Get local news delivered straight to your phone
Since 2011, the Petworth Community Market in Washington, D.C. has been a neighborhood staple, offering fresh, locally sourced food and live music. But by this time next year the market might look a lot different. It might not even exist.
Due to rising parking meter fees levied by the District Department of Transportation, the market may not be sustainable past the 2018 season. According to Lauren Anderson, a Petworth Community Market board member, the parking fees totaled $990.64 in 2016 and skyrocketed to $8,841.69 in 2017.
At the beginning of each season, market organizers pay the public space permit fee and other operation costs. Then the market’s many vendors, which occupy the parking spaces with their stands, must pay the Petworth Community Market for the use of the spaces.
Anderson says expenditures now outweigh income and the market must either retire or undergo major changes to remain profitable. “That might mean moving to a different space that would be further away from other local businesses and less central to the customers,” Anderson says. It could also mean raising vendor fees that could push vendors out or force them to significantly up what they charge customers for products.
“We have some really hard questions to answer,” Anderson continues. “Whatever solution we come to won’t be as good as staying in the space that we’re in and continuing to operate the market that we have in the past.”
Parking meter fees have climbed for two main reasons. First, the number of metered parking spaces increased from seven to 18. Second, the D.C. Council’s “Fiscal Year 2016 Budget Support Clarification Temporary Amendment Act of 2016” resulted in meter rates at the market location going up from $0.75 per hour to $2.30 per hour, according to DDOT spokesperson Terry Owens.
Councilmember Brandon Todd says he visits the market. “It brings neighbors together,” he says. “It brings fresh fruit and produce. It keeps camaraderie from people all across our ward and our city.” He adds that the increased parking fees jeopardize “the viability and the sustainability of the farmers market.”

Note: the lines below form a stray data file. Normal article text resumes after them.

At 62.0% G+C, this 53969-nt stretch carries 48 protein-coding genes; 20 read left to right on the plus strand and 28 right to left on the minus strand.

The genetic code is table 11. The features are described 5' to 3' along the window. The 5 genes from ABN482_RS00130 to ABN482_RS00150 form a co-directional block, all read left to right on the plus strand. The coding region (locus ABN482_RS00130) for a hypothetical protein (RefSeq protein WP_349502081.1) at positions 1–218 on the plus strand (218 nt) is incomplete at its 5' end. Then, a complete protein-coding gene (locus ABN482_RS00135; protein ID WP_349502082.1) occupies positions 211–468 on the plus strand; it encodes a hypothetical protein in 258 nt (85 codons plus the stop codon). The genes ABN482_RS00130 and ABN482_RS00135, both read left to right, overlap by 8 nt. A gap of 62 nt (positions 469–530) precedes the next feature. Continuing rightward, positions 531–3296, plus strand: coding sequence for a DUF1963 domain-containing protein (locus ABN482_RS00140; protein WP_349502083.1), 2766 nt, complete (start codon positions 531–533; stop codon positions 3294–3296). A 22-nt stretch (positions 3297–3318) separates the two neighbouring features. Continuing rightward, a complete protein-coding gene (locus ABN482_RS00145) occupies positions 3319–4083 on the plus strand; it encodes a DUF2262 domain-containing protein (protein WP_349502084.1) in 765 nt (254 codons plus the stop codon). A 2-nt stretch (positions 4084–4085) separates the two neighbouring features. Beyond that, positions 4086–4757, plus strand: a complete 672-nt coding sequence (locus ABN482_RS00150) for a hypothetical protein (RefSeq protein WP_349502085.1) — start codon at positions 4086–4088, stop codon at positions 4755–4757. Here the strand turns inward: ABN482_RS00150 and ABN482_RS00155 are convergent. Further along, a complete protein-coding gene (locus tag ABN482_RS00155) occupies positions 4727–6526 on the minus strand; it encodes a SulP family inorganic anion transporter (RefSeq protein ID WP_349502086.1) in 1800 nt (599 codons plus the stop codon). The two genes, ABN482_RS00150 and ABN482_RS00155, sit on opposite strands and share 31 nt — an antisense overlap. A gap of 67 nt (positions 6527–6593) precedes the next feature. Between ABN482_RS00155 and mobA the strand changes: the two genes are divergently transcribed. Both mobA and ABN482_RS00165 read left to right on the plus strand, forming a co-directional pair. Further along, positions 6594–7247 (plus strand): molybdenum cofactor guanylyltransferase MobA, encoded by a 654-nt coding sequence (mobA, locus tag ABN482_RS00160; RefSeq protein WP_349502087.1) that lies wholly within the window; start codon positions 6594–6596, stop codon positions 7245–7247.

In order to save the Petworth Community Market, Todd has co-introduced legislation with Counclimembers Mary Cheh, Vince Gray, Jack Evans, Brianne Nadeau, and Robert C. White Jr.
The “Farmer’s Market Meter Fee Cap Amendment Act of 2017” introduced in September would put a daily maximum of $50 on parking meter fees for all farmers markets across the city. For the 29-week season of the Petworth Community Market, that would make the yearly price total $1,450.
At Tuesday’s Committee on Transportation & the Environment’s public oversight hearing, Petworth Community Market board chair Meaghan Murphy stated that she fully supports the legislation that would bring down the fees, ensuring the market could continue to serve D.C. residents.
The market averages more than 600 visitors on any given week according to Murphy, sometimes reaching more than 1,000. To make it through the 2017 season, they had to undertake fundraising efforts with help from local businesses and residents.
“But we are still facing some huge setbacks,” Murphy said yesterday in her testimony. “We are already having to put in place some preliminary measures to recover costs from last year and to sustain this year and next year’s uncertainty.”
At the hearing, Cheh said that there is currently no date set for the Councilmembers to deliberate further. “I don’t want to raise any expectations about this coming season,” she says.
The Petworth Community Market occurs every Saturday from 9 a.m. to 1 p.m. from May through November. It’s located in the triangle that’s formed by George Avenue NW, Upshur Street NW, and 9th Street NW.